In the past few days, my 2008-2009 Associated Students of CSU budget proposal has generated a substantial amount of discourse.
The brunt of the discussion has focused on the student fee increase that is necessary to implement the improvements I promised in my campaign — specifically, more RamRide cars, more bike racks, a campus-wide subscription to The Onion and a homecoming concert.
Since my intent has been called into question, I want to take a moment to clarify where I’m coming from with this proposal.
From an individual approach, the question is simple: Are these improvements worth $3.33 a semester to you? This consideration is fundamental to the issue, but we must remember that there are bigger components at play as well.
First, making these changes was my commitment to you; it was the platform on which I ran. To disregard this obligation, to break my promise and allow your demands for change and progress to go unmet would be unbecoming of both my character and the honor of the presidential office to which I have been elected.
Therefore, I cannot in good conscience give anything less than my fullest effort toward these improvements.
I understand that not every component of my proposal will pass (the Finance Board on Monday cut The Onion from the plan).
The increased fee will be a beneficial one, and not excessive. My job is to give the extent of my energy, dedication and talent in ensuring this.
Also, there is another question that is central to this discussion: What do we aspire to? Are we, as a university, committed to improving the quality of student life and making the changes necessary to establish CSU as the flagship institution in the state?
While there will always be a multitude of opinions as to how to best improve our school, the benefit of the students should remain as the primary focus. Let’s make sure that our efforts are rooted in authentic concerns.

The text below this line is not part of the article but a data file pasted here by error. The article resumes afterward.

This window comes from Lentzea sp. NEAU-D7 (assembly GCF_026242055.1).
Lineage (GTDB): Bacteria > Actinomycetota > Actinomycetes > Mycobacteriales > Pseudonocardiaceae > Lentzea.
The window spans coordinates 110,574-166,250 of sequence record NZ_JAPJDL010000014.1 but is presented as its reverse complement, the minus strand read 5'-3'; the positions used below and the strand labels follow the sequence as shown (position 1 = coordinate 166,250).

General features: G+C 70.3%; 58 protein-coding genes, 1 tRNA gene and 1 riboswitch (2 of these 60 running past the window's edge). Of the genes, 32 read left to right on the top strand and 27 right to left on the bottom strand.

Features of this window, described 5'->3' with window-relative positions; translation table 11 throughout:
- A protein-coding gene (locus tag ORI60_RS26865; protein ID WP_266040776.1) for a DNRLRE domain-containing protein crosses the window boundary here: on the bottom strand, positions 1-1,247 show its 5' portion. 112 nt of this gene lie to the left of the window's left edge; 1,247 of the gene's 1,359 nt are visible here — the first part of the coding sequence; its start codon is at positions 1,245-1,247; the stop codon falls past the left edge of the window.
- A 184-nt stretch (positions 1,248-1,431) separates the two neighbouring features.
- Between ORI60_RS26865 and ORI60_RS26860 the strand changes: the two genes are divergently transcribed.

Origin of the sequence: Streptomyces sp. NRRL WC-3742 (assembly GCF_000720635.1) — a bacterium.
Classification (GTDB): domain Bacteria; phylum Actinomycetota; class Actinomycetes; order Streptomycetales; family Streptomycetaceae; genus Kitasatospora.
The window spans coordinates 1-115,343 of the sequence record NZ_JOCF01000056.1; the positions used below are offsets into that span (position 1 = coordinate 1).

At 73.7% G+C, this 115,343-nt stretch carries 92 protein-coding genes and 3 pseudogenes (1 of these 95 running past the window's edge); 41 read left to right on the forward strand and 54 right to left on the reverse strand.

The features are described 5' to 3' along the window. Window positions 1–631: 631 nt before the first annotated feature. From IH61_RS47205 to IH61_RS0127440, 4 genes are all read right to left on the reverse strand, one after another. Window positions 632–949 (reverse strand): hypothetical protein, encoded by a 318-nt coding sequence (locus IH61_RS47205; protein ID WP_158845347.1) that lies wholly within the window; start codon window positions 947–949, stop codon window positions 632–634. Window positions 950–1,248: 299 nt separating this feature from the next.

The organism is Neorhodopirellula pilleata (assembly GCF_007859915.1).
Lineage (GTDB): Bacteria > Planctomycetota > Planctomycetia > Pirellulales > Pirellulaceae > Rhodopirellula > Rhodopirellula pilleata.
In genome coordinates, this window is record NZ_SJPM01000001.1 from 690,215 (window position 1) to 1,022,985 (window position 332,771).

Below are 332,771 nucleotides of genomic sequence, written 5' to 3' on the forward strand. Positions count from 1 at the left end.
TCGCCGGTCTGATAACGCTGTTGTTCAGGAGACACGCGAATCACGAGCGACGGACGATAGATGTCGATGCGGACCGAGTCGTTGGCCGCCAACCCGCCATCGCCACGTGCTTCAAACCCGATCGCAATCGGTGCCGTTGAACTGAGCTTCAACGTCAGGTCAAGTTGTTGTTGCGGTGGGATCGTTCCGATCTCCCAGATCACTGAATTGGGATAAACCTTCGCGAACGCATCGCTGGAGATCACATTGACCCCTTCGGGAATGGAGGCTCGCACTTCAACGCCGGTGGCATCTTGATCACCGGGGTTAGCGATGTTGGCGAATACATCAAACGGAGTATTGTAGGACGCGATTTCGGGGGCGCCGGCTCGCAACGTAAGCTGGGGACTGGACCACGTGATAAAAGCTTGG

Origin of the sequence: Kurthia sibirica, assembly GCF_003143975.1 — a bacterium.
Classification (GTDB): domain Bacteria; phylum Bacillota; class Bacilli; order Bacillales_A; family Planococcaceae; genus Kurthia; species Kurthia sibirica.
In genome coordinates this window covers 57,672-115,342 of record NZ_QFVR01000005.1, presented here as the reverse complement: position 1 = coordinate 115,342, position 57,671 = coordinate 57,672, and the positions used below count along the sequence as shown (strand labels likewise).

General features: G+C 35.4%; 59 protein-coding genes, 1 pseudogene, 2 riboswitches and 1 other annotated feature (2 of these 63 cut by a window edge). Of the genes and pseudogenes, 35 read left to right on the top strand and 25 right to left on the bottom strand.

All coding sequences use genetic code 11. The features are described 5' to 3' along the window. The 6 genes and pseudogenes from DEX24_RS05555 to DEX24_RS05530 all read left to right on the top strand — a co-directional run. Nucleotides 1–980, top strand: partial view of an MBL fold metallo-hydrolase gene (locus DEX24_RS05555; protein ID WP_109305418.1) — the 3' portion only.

I ask that we all keep in mind that change does require some sacrifice and flexibility. I am appealing to our higher aspirations of ambition, progress and greatness; I’m asking everyone to consider what’s possible for CSU.
As president, I am committed to enacting positive change. I am also committed to the belief that this change is something we must undertake as a united and whole university.
We have an opportunity here to create a stronger, more accessible, more ambitious university.
I’ve done my best to reflect these goals and values in my budget. The budget was created with the intent of fulfilling campaign promises and aiming to expand the capacity of ASCSU.
While post-campaign has proven to have opposition and criticism, I feel the difficulty will help to prepare and edify ASCSU as a quality organization.
By demonstrating our perseverance and commitment we will be able to represent student needs beyond the current measures. The concerns brought forth should be considered accordingly, but there is work to be done.
It is my intent to listen and deliver to the best of my ability. It is the student voice that matters most.
Taylor Smoot is a senior political science major and is ASCSU President-elect. Letters and feedback can be sent to firstname.lastname@example.org.